Some 500 handmade stars dangle over Heddington Avenue, adding to the artistic feel.

This year, her work is adorning 17 of her neighbours’ homes. Her own house will get its own artwork once she finishes this year’s painting, a seven-foot work depicting the Amazing Spider-Man.

She has also branched out, helping neighbourhood kids paint their own pieces.

“One family requested Scooby Doo for the kids and for another group, I worked with some neighbourhood girls to work on Peter Pan,” she said. “It’s really become a community event. It used to be just my block but now it’s starting to spread further.”

The art show has turned Heddington into a popular destination for trick-or-treaters. Gordon estimated that she had 600 kids drop by last year; she ran out of candy after stocking up with roughly 900 pieces of candy.

“That was in the rain,” she said. “If we have a clear night this year, it’s going to be crazy.”

While she is still putting the finishing touches on her Spider-Man painting, Gordon is already looking ahead to next Halloween.

“Every year, while I’m working on one painting, I’m thinking about what to do next year,” she said. “I think I’m going to go with a cool Walking Dead theme.”

Her annual art show serves as a fundraiser for SickKids Hospital, with an online donation page set up to collect funds.

For more information on Gordon’s Halloween tradition, including a link to the fundraising page, visit www.barbgordonsings.com/halloween.html

Artist’s yearly paintings have created a Halloween tradition

Heddington Avenue to see the latest creation by neighbourhood artist Barbara Gordon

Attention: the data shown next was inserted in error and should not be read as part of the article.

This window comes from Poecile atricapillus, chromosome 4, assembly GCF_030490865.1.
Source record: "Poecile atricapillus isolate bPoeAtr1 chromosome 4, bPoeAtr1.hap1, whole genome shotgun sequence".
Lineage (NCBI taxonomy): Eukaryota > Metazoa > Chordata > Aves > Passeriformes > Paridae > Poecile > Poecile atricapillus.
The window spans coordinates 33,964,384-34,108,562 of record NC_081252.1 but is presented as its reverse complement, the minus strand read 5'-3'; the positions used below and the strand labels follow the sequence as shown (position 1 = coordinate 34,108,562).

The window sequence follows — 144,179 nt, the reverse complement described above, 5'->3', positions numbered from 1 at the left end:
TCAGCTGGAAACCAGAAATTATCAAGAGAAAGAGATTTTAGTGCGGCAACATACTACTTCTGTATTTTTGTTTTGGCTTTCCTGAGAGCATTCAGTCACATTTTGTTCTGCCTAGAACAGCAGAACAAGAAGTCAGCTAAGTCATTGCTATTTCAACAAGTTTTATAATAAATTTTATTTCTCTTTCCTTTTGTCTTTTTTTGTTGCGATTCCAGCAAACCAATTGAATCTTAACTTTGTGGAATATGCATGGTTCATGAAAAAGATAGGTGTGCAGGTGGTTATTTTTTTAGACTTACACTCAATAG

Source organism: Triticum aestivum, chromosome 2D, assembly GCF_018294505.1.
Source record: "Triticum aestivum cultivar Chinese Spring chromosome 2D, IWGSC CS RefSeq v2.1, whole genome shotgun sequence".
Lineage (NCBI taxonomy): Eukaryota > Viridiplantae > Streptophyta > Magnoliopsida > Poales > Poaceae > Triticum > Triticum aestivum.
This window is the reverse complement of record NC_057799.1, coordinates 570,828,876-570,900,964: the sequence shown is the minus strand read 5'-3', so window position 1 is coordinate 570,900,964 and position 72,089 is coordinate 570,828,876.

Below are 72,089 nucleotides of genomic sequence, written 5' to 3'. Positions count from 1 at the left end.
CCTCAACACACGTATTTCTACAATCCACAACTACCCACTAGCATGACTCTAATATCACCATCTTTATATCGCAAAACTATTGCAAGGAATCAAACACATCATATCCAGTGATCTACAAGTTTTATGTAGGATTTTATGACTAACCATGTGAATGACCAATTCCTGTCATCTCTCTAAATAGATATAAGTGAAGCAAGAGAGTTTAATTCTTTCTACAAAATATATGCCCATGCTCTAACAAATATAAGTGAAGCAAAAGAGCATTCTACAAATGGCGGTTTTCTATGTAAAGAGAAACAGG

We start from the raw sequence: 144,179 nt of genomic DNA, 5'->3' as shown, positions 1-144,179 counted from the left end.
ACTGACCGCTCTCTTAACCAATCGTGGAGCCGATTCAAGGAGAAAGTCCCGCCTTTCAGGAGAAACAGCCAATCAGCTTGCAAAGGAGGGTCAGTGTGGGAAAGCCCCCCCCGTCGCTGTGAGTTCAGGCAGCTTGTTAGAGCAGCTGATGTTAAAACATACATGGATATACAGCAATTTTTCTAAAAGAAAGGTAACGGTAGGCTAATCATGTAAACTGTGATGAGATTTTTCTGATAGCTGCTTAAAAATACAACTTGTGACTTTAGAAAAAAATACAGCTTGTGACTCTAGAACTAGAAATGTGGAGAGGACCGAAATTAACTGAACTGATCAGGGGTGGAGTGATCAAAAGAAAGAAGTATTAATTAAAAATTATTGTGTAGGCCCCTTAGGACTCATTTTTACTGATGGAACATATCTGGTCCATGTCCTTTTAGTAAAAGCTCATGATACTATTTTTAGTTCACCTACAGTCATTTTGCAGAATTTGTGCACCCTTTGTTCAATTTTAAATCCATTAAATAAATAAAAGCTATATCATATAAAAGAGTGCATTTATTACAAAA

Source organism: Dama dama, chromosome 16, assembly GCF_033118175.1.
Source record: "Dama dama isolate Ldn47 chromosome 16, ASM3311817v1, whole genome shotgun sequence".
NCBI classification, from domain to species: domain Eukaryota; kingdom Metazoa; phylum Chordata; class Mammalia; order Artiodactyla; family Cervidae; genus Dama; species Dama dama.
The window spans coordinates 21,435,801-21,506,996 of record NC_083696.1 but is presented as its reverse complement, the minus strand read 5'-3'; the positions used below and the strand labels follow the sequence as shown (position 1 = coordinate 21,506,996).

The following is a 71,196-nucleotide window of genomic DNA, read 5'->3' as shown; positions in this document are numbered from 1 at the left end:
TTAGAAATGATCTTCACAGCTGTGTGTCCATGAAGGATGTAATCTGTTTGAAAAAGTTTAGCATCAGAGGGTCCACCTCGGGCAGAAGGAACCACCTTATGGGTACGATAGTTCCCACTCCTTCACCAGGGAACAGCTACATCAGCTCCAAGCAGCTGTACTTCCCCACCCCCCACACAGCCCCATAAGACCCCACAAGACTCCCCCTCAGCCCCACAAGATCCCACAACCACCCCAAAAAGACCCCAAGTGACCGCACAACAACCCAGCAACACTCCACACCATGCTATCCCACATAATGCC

News Oct 24, 2014 by Justin Skinner City Centre Mirror

For the 19th straight year, trick-or-treaters will flock to Heddington Avenue to see the latest creation by neighbourhood artist Barbara Gordon.

A family lawyer by trade, Gordon is also an accomplished jazz singer with a couple of albums, and – as Halloween approaches – breaks out her paints and easel every year to create a new piece of art.

“I always loved to paint, and when my son was young I thought I should do a painting of the (101) Dalmatians for him,” she said. “When Halloween came, I thought ‘I should put this on my lawn,’ and when I did, people really liked it.”

Just like that, a Halloween tradition was born. Gordon started creating a new themed painting every year, running through such diverse subject matter as Star Wars, Batman, Michael Jackson’s Thriller and Harry Potter.

As the years went by, her old paintings went into storage until, one year, she found a way to implement themes from Halloweens past. Instead of keeping the paintings tucked away in her basement, she now lends them out to neighbours each year, turning her entire street into a de facto art gallery of cartoons, superheroes and ghouls.

“The neighbours on my block are pretty close – we have a garage sale together every year and we have dinners together – so I think it just came up offhand in conversation that they could put up old paintings,” she said.

Some 500 handmade stars dangle over Heddington Avenue, adding to the artistic feel.

This year, her work is adorning 17 of her neighbours’ homes. Her own house will get its own artwork once she finishes this year’s painting, a seven-foot work depicting the Amazing Spider-Man.

She has also branched out, helping neighbourhood kids paint their own pieces.

“One family requested Scooby Doo for the kids and for another group, I worked with some neighbourhood girls to work on Peter Pan,” she said. “It’s really become a community event. It used to be just my block but now it’s starting to spread further.”

The art show has turned Heddington into a popular destination for trick-or-treaters. Gordon estimated that she had 600 kids drop by last year; she ran out of candy after stocking up with roughly 900 pieces of candy.

“That was in the rain,” she said. “If we have a clear night this year, it’s going to be crazy.”

While she is still putting the finishing touches on her Spider-Man painting, Gordon is already looking ahead to next Halloween.

“Every year, while I’m working on one painting, I’m thinking about what to do next year,” she said. “I think I’m going to go with a cool Walking Dead theme.”

Her annual art show serves as a fundraiser for SickKids Hospital, with an online donation page set up to collect funds.

For more information on Gordon’s Halloween tradition, including a link to the fundraising page, visit www.barbgordonsings.com/halloween.html